South African businesses with associate links to UK corporations – or who are represented by agents in their dealings with such companies – need to be aware of the potential implications of the UK Bribery Act on a business transaction relating to donations and charities.
Dave Loxton, director and Forensics Practice head at Werksmans Attorneys, says that while there is no case law from which to draw legal precedents in this area, the Act will impact South African companies "associated" with UK companies.
"An agent acting on behalf of a particular UK company would also fall under the ambit of the Act," Loxton explains.
He cites the case study of an exporter who sends a representative to a foreign country to discuss supplying a new strain of seed to a local farming co-op. In this meeting, the head of the co-op tells the representative that there is a scarcity of anti-retroviral drugs in the face of a high local HIV infection rate.
In a subsequent meeting an official of the co-op suggests to the representative that the exporter could pay for the necessary anti-retroviral drugs. He says that this would be a very positive factor for the government in considering whether or not to grant a licence to import the seeds.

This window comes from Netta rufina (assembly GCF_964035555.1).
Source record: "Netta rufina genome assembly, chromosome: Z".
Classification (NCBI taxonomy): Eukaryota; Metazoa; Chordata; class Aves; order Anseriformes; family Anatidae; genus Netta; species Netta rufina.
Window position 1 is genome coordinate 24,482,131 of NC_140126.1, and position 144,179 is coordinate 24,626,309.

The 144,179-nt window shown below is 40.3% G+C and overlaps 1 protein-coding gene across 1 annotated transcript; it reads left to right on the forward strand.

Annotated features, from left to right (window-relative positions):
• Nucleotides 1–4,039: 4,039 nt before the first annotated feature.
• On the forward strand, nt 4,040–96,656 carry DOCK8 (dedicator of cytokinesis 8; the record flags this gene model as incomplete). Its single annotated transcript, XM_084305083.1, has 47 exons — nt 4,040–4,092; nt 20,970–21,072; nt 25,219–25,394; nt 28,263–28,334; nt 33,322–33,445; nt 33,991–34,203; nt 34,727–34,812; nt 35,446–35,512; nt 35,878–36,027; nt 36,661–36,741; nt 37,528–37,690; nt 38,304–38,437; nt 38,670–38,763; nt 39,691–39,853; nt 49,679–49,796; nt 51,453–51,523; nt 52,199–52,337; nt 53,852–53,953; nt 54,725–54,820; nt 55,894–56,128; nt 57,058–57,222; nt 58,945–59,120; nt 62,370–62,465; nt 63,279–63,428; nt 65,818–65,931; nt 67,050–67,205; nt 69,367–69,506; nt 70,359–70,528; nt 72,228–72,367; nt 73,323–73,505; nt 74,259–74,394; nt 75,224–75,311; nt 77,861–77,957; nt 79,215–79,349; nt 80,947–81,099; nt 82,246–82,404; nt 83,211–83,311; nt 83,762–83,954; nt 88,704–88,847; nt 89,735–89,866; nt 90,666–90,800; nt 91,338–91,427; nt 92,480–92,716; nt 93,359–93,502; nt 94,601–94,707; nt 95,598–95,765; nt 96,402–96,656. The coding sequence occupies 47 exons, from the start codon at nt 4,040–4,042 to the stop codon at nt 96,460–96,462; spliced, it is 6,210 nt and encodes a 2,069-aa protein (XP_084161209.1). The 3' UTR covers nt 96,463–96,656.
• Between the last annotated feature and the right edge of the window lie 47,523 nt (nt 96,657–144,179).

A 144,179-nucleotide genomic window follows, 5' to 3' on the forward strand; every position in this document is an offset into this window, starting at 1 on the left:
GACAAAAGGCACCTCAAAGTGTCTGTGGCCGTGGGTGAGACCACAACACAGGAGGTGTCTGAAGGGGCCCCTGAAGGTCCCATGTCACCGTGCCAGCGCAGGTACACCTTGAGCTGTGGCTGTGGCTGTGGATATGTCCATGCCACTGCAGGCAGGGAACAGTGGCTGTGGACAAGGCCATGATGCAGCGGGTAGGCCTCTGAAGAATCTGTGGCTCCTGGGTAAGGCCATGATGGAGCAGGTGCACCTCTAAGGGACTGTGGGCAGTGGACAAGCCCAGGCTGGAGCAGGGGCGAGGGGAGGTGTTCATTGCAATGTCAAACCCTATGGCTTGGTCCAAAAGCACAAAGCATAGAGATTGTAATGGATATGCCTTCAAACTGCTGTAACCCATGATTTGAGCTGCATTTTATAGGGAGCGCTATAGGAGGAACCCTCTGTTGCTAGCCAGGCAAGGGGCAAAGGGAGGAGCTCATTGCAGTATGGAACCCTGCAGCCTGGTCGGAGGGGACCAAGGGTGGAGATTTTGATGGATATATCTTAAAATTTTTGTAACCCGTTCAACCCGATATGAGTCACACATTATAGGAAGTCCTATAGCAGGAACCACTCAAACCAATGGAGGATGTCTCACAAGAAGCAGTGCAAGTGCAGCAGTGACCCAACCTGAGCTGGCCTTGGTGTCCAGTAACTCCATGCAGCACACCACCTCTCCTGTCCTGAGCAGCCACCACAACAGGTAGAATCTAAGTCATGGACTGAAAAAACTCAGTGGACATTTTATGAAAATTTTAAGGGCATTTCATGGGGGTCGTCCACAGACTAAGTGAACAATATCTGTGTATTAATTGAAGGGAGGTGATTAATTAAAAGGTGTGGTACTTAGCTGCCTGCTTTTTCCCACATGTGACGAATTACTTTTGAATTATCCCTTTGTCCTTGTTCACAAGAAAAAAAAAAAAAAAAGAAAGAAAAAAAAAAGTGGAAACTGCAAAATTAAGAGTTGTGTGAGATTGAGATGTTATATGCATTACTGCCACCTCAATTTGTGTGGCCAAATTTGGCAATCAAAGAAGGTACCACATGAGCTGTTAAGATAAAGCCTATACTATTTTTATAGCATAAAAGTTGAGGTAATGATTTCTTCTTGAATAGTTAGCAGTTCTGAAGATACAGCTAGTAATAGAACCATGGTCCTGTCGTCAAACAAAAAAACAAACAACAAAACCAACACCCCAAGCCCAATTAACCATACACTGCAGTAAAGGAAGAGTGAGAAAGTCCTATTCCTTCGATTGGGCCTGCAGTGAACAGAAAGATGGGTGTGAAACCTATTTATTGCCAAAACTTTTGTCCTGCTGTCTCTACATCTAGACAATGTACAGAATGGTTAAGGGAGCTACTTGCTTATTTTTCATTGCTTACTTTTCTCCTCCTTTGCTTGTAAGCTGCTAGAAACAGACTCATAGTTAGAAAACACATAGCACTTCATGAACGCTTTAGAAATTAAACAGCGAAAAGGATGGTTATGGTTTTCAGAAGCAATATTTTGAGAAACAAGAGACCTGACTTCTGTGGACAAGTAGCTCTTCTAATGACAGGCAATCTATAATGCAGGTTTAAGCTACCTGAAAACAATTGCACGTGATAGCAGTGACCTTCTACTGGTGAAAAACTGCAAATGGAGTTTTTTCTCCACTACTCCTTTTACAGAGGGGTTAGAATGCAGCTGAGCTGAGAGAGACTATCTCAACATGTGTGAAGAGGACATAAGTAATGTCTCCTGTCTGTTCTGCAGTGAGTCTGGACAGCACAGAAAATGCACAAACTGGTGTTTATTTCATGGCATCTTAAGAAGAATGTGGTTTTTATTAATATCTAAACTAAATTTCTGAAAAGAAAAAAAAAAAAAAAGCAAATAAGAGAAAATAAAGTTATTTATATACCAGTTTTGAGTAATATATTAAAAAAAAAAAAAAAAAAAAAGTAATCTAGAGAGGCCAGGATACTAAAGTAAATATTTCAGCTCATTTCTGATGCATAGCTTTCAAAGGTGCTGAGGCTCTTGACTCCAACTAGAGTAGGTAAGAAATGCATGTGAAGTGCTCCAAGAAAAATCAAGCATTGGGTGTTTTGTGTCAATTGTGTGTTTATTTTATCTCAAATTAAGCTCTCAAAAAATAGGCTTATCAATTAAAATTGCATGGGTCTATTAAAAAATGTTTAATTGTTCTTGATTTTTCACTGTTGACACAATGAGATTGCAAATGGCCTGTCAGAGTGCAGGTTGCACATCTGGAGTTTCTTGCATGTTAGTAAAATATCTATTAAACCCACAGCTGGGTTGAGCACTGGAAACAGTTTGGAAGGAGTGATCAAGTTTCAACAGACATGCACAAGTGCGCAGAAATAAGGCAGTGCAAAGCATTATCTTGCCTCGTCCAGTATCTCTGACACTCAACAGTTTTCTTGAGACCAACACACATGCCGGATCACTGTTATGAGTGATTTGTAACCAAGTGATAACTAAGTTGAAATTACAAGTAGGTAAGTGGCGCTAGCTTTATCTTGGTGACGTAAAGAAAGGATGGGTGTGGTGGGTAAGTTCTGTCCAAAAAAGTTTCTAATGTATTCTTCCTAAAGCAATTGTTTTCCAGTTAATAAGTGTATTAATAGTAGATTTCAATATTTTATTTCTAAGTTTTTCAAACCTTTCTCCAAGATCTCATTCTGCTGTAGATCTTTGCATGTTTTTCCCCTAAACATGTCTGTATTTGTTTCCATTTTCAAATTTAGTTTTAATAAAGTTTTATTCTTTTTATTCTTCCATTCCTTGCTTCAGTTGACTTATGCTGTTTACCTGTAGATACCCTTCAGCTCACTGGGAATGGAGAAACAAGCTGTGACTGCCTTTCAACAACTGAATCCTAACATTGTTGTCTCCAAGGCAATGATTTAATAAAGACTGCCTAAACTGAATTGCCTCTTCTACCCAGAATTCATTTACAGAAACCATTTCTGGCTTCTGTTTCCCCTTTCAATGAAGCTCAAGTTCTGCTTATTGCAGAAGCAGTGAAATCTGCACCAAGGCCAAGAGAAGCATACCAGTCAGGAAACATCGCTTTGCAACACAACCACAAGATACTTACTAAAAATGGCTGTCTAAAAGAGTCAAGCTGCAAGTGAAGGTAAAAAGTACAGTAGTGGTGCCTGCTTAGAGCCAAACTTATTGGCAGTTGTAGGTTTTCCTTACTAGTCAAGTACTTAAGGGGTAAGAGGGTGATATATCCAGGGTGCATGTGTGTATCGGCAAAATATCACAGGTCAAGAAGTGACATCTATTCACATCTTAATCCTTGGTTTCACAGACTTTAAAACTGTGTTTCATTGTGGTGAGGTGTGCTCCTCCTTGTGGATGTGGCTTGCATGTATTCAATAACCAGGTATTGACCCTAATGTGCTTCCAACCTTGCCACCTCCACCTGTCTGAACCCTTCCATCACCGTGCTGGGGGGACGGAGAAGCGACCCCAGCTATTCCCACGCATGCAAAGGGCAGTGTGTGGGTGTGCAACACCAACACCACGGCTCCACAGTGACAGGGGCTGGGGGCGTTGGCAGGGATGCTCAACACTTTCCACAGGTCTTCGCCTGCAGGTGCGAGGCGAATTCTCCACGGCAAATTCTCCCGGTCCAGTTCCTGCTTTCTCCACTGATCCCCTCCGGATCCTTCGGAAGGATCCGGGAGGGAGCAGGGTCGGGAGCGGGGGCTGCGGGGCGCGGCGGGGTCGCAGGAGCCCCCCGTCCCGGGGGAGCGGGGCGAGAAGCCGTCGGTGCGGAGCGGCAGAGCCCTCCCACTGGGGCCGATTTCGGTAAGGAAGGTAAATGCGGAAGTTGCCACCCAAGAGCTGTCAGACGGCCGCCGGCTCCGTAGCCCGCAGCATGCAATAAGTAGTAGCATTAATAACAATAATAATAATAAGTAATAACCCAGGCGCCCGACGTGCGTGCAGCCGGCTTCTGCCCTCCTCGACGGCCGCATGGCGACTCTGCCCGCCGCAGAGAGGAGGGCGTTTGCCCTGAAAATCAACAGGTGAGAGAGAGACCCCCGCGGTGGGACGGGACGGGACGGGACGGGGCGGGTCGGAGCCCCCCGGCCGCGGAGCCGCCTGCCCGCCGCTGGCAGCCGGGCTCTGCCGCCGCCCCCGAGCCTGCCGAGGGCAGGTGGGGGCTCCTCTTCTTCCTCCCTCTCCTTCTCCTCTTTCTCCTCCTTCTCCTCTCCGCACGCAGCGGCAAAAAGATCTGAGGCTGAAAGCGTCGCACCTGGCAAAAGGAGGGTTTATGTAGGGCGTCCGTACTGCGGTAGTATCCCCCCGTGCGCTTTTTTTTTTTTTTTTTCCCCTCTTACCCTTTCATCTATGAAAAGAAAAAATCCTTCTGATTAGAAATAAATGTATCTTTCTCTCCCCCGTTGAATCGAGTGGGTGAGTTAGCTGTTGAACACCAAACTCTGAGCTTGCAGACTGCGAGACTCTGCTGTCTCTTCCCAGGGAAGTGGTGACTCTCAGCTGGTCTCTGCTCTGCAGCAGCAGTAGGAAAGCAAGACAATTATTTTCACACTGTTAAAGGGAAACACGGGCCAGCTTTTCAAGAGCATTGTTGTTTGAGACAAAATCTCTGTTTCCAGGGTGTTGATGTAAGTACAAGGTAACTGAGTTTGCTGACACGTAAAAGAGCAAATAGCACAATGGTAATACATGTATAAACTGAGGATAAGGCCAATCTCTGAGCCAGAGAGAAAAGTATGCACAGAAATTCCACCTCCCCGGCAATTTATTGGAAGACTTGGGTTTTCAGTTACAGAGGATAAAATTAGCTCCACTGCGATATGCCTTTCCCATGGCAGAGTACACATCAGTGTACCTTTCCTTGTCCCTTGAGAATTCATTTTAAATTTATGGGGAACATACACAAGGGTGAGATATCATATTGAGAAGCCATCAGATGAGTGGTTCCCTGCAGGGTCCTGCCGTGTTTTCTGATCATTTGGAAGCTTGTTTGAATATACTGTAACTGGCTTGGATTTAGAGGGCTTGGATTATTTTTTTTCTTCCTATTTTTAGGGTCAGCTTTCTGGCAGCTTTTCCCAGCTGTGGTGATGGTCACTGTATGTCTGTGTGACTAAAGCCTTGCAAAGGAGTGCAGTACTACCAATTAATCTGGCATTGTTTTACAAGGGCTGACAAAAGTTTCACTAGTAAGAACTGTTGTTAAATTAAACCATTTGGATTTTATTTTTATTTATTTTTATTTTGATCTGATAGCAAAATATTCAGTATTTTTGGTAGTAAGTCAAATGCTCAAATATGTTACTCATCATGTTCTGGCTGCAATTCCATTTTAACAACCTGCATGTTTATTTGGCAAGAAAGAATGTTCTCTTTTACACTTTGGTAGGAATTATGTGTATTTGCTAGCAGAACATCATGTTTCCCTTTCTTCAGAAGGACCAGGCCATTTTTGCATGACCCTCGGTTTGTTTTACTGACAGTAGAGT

Says Loxton: "Hidden in that particular proposal is the inferred undertaking that if the company pays to help solve that country's Aids problem, they will be given the licence."
In a further meeting, the same official indicates that the company should donate money to a certain charity, which would purchase and distribute the drugs.
Loxton says, "clearly this is a potential bribery risk".
He adds: "The UK legislation is fairly wide-ranging in that it does provide for allowances to be made for the effect of local legislation in jurisdictions where a business transaction relating to donors or charities is taking place.
"So where the local legislation requires government involvement and, for example, payment for - or shared costs of - corporations doing business in that particular country, then it will not fall foul of the UK legislation," says Loxton.
"But this is a very grey area. A charity such as the one in this case study could well be a slush fund for government officials and the money could find its way into the hands of the wrong people.
"And where the local legislation provides for facilitation payments, but it is clear from the nature of the business transaction that such payments are not in fact facilitation payments, then the UK legislation will kick in."
Loxton emphasises: "Corporations must implement measures to mitigate their risks. In this case, these could include a proper due diligence of the official, as well as an investigation of that particular country and its approach to corruption.
"It would be important to have a clause in the sales agreement terminating the relationship the moment there are any inklings of corrupt payments. There should also be a contractual allowance to chase the funds or follow the payment of monies."
He says that the role of a legal advisor in such instances would be to advise clients on compliance and the possible legal risks of falling foul of the act.
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